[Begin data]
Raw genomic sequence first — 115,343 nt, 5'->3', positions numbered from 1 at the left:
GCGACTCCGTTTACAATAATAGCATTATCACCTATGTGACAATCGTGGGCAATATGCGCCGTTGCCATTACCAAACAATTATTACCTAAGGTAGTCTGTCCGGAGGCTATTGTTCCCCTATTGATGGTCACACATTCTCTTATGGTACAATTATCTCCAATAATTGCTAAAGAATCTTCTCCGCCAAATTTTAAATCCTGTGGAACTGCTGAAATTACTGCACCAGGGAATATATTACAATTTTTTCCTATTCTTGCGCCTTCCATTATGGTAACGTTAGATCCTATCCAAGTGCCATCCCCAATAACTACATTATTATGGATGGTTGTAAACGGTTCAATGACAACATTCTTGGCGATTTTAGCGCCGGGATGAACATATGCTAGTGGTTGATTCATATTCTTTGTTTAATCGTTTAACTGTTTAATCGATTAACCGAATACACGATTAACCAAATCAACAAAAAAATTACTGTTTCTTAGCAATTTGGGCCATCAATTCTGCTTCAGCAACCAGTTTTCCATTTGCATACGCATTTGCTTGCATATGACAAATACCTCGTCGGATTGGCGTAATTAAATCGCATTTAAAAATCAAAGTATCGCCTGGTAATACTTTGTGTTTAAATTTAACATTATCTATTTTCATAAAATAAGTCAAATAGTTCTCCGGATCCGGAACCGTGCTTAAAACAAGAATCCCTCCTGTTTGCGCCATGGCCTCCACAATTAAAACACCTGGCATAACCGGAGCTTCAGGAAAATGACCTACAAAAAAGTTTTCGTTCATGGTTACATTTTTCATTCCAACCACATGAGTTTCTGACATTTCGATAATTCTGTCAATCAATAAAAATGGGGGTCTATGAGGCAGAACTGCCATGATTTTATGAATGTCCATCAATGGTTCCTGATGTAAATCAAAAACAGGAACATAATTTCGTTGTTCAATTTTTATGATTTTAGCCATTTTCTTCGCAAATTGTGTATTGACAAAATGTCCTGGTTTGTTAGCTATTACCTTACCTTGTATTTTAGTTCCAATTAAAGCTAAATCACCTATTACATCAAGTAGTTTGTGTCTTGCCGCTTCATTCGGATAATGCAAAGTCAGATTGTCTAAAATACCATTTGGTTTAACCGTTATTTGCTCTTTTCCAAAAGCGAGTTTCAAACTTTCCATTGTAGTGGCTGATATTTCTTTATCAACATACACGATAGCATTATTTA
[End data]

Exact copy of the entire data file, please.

Raw genomic sequence first — 115,343 nt, 5'->3', positions numbered from 1 at the left:
GCGACTCCGTTTACAATAATAGCATTATCACCTATGTGACAATCGTGGGCAATATGCGCCGTTGCCATTACCAAACAATTATTACCTAAGGTAGTCTGTCCGGAGGCTATTGTTCCCCTATTGATGGTCACACATTCTCTTATGGTACAATTATCTCCAATAATTGCTAAAGAATCTTCTCCGCCAAATTTTAAATCCTGTGGAACTGCTGAAATTACTGCACCAGGGAATATATTACAATTTTTTCCTATTCTTGCGCCTTCCATTATGGTAACGTTAGATCCTATCCAAGTGCCATCCCCAATAACTACATTATTATGGATGGTTGTAAACGGTTCAATGACAACATTCTTGGCGATTTTAGCGCCGGGATGAACATATGCTAGTGGTTGATTCATATTCTTTGTTTAATCGTTTAACTGTTTAATCGATTAACCGAATACACGATTAACCAAATCAACAAAAAAATTACTGTTTCTTAGCAATTTGGGCCATCAATTCTGCTTCAGCAACCAGTTTTCCATTTGCATACGCATTTGCTTGCATATGACAAATACCTCGTCGGATTGGCGTAATTAAATCGCATTTAAAAATCAAAGTATCGCCTGGTAATACTTTGTGTTTAAATTTAACATTATCTATTTTCATAAAATAAGTCAAATAGTTCTCCGGATCCGGAACCGTGCTTAAAACAAGAATCCCTCCTGTTTGCGCCATGGCCTCCACAATTAAAACACCTGGCATAACCGGAGCTTCAGGAAAATGACCTACAAAAAAGTTTTCGTTCATGGTTACATTTTTCATTCCAACCACATGAGTTTCTGACATTTCGATAATTCTGTCAATCAATAAAAATGGGGGTCTATGAGGCAGAACTGCCATGATTTTATGAATGTCCATCAATGGTTCCTGATGTAAATCAAAAACAGGAACATAATTTCGTTGTTCAATTTTTATGATTTTAGCCATTTTCTTCGCAAATTGTGTATTGACAAAATGTCCTGGTTTGTTAGCTATTACCTTACCTTGTATTTTAGTTCCAATTAAAGCTAAATCACCTATTACATCAAGTAGTTTGTGTCTTGCCGCTTCATTCGGATAATGCAAAGTCAGATTGTCTAAAATACCATTTGGTTTAACCGTTATTTGCTCTTTTCCAAAAGCGAGTTTCAAACTTTCCATTGTAGTGGCTGATATTTCTTTATCAACATACACGATAGCATTATTTA